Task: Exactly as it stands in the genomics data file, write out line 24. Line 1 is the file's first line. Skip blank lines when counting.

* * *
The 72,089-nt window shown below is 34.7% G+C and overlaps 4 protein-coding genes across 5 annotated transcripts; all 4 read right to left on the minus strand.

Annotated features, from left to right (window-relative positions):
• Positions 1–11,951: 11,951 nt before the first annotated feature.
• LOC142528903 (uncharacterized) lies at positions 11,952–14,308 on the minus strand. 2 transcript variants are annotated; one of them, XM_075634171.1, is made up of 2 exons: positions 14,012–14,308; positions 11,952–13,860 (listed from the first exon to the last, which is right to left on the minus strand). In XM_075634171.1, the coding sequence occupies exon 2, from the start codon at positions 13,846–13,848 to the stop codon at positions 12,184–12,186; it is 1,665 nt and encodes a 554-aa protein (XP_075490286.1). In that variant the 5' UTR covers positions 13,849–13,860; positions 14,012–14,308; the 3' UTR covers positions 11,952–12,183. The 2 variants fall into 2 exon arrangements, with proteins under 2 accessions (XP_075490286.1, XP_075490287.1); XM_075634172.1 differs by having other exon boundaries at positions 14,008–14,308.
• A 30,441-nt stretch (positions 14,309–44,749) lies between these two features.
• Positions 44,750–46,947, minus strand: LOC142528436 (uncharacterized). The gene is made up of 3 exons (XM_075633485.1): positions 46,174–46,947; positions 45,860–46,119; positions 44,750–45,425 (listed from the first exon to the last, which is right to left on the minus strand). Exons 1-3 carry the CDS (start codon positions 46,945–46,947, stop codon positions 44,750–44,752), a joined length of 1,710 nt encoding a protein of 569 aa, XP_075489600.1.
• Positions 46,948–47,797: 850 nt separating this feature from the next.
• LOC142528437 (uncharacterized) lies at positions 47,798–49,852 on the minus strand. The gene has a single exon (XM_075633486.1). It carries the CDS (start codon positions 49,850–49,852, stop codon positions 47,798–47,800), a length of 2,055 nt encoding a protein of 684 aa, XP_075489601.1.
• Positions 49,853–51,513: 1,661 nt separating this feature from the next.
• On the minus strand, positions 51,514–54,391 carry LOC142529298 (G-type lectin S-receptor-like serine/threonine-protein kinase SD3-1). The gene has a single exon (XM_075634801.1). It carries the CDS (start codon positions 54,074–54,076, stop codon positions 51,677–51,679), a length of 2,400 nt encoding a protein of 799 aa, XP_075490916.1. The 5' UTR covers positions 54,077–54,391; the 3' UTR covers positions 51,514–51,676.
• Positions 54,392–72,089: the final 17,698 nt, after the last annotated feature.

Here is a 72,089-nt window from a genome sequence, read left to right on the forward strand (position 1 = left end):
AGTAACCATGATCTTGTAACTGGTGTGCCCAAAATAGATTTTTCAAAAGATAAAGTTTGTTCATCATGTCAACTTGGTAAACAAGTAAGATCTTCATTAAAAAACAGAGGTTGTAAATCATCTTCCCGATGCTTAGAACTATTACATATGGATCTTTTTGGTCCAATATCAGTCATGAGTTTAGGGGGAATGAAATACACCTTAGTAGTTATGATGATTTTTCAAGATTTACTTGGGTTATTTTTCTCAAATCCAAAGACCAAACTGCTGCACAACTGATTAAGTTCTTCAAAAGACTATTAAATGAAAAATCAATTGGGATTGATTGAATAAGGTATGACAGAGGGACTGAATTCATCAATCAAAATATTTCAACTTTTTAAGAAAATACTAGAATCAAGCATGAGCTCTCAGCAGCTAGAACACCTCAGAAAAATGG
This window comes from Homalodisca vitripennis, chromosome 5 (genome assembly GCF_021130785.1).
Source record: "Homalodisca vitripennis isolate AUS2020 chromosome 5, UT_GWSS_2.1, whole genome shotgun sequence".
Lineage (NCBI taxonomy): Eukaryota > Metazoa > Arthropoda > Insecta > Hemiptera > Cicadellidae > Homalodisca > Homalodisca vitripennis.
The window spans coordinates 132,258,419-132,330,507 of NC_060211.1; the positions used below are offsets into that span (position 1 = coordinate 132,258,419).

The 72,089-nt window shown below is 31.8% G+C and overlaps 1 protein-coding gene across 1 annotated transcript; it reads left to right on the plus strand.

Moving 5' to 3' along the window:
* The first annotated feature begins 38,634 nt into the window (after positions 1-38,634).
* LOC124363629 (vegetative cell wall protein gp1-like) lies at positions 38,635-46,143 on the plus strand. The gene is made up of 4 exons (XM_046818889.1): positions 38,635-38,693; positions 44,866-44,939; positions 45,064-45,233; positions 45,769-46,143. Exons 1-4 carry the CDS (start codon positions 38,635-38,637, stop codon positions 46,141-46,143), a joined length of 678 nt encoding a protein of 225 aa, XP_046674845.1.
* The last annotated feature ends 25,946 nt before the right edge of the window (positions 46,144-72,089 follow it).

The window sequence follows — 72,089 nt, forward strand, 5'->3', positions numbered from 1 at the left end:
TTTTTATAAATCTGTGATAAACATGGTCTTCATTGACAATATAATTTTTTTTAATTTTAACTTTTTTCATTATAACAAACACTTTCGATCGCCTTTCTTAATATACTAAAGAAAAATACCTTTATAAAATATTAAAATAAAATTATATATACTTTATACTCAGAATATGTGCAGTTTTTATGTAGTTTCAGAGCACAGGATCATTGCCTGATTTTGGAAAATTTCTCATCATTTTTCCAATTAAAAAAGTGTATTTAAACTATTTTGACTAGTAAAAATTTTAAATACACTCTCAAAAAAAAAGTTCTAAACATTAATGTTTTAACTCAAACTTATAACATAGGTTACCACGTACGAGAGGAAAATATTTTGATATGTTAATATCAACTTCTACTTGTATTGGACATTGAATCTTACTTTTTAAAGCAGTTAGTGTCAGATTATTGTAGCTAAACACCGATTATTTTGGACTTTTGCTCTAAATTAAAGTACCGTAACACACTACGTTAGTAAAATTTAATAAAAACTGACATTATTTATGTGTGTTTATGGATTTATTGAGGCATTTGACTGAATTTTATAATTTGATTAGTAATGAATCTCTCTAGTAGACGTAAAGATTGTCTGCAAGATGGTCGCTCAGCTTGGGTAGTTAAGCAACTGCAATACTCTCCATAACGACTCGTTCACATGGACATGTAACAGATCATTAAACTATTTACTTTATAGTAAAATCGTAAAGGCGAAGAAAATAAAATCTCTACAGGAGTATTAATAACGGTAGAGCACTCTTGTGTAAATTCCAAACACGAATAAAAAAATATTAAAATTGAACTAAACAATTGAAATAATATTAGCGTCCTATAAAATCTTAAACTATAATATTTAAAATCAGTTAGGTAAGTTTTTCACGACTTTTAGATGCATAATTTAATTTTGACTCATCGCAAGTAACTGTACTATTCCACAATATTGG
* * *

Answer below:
TTTTTATAAATCTGTGATAAACATGGTCTTCATTGACAATATAATTTTTTTTAATTTTAACTTTTTTCATTATAACAAACACTTTCGATCGCCTTTCTTAATATACTAAAGAAAAATACCTTTATAAAATATTAAAATAAAATTATATATACTTTATACTCAGAATATGTGCAGTTTTTATGTAGTTTCAGAGCACAGGATCATTGCCTGATTTTGGAAAATTTCTCATCATTTTTCCAATTAAAAAAGTGTATTTAAACTATTTTGACTAGTAAAAATTTTAAATACACTCTCAAAAAAAAAGTTCTAAACATTAATGTTTTAACTCAAACTTATAACATAGGTTACCACGTACGAGAGGAAAATATTTTGATATGTTAATATCAACTTCTACTTGTATTGGACATTGAATCTTACTTTTTAAAGCAGTTAGTGTCAGATTATTGTAGCTAAACACCGATTATTTTGGACTTTTGCTCTAAATTAAAGTACCGTAACACACTACGTTAGTAAAATTTAATAAAAACTGACATTATTTATGTGTGTTTATGGATTTATTGAGGCATTTGACTGAATTTTATAATTTGATTAGTAATGAATCTCTCTAGTAGACGTAAAGATTGTCTGCAAGATGGTCGCTCAGCTTGGGTAGTTAAGCAACTGCAATACTCTCCATAACGACTCGTTCACATGGACATGTAACAGATCATTAAACTATTTACTTTATAGTAAAATCGTAAAGGCGAAGAAAATAAAATCTCTACAGGAGTATTAATAACGGTAGAGCACTCTTGTGTAAATTCCAAACACGAATAAAAAAATATTAAAATTGAACTAAACAATTGAAATAATATTAGCGTCCTATAAAATCTTAAACTATAATATTTAAAATCAGTTAGGTAAGTTTTTCACGACTTTTAGATGCATAATTTAATTTTGACTCATCGCAAGTAACTGTACTATTCCACAATATTGG